AFL has completed preliminary investigation into available technology and have concluded the processing advantages of incorporating new automating sorting technology. The use of automatic sorting systems will provide improved finished product quality, increased productivity and volume. The system would provide inspection capacity up to 8,000 kg per hour or double the current production level. Manual inspection processes are labour intensive, not always effective and often monotonous. The manual inspector performance is significantly reduced as the shift progresses and is influenced by employee vision, process lighting and worker fatigue.

APR. 2012 – mar. 2013

Funded by: DFO – Aquaculture Innovation and Market Access Program (AIMAP) co-funded by: Fisheries Technology and New Opportunities Program (DFA-FTNOP); National Research Council (NRC)

project lead: Sean Allen (Allen’s Fisheries Ltd.)

Project team: Richard Allen, Craig Allen (Allen’s Fisheries); Bob Hardy (Hardy Fish Co. Ltd.)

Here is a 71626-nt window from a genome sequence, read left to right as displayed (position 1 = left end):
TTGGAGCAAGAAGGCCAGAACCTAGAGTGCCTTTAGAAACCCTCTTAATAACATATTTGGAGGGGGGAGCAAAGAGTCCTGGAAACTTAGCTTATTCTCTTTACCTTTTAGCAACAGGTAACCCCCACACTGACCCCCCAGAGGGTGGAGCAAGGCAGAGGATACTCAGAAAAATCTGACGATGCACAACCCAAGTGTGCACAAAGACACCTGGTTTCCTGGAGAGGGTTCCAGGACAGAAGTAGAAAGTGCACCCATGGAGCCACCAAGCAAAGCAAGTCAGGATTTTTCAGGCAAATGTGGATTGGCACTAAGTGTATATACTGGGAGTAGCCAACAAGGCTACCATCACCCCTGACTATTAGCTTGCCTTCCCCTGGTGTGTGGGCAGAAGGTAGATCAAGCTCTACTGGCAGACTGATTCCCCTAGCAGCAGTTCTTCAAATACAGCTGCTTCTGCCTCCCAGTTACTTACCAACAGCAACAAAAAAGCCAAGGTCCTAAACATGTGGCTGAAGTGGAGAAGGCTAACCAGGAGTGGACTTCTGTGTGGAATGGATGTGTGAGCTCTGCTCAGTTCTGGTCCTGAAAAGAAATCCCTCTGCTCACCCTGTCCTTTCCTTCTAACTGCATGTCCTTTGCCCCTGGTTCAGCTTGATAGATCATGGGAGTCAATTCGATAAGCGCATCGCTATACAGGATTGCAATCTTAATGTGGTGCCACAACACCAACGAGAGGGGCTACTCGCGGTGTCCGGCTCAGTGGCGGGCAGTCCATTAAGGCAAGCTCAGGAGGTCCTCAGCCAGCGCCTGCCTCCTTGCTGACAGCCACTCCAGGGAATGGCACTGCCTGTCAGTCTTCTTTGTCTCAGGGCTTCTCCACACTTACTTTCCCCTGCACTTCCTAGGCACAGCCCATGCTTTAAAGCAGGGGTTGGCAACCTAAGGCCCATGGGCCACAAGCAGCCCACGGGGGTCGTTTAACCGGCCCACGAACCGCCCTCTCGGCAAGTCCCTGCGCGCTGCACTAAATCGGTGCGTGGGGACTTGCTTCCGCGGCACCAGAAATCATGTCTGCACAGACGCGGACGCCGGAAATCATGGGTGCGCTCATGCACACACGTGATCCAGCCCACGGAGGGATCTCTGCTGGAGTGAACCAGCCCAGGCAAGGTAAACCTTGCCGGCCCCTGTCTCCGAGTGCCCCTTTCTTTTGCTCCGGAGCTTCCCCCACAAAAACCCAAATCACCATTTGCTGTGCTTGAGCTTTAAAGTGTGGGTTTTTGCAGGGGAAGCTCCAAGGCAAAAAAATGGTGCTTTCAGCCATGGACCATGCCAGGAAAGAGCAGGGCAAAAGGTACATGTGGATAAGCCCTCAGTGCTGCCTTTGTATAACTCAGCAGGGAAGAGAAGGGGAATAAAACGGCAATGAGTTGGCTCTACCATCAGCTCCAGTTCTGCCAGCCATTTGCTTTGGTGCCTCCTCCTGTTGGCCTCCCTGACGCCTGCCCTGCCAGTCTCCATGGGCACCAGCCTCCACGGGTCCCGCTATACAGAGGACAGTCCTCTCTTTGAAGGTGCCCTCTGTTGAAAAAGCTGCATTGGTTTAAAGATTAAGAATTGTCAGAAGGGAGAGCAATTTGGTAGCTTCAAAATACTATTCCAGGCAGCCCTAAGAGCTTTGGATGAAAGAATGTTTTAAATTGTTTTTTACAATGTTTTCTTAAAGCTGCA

Arctic ice boom innovation for mussel farm protection

New ice boom technology is being developed by Sunrise Fish Farms Inc., one of the Newfoundland pioneers for cultured Blue Mussel technology for our cold Arctic waters. To meet the demand for increased production, security of existing and new growout waters is necessary. Many sites on the northeast coast of NL are at risk during the winter/spring ice conditions. Existing ice boom technology helps to control most bay ice conditions, but has limitations when winds and currents allow ice to slice under the boom to enter the site, and potentially damage floats and mussel lines.

Partners in this project include North Atlantic Marine Services Inc. in its St. John’s and Halifax fabricating facilities. Also, C-CORE, based at the Memorial University of Newfoundland, is providing engineering advice on local ice conditions, as well as potential stresses on the ice boom and shore mooring systems. North Atlantic Marine Services Inc. is leading the fabrication and breaking strength testing of the new ice boom system. The design includes a submerged skirt system that will allow bay ice to catch in the mesh, preventing the boom from lifting, and preventing ice slipping underneath as occurs for a typical surface boom. The boom will be in place before freeze-up in December 2012, allowing in-situ performance testing during the 2013 winter season.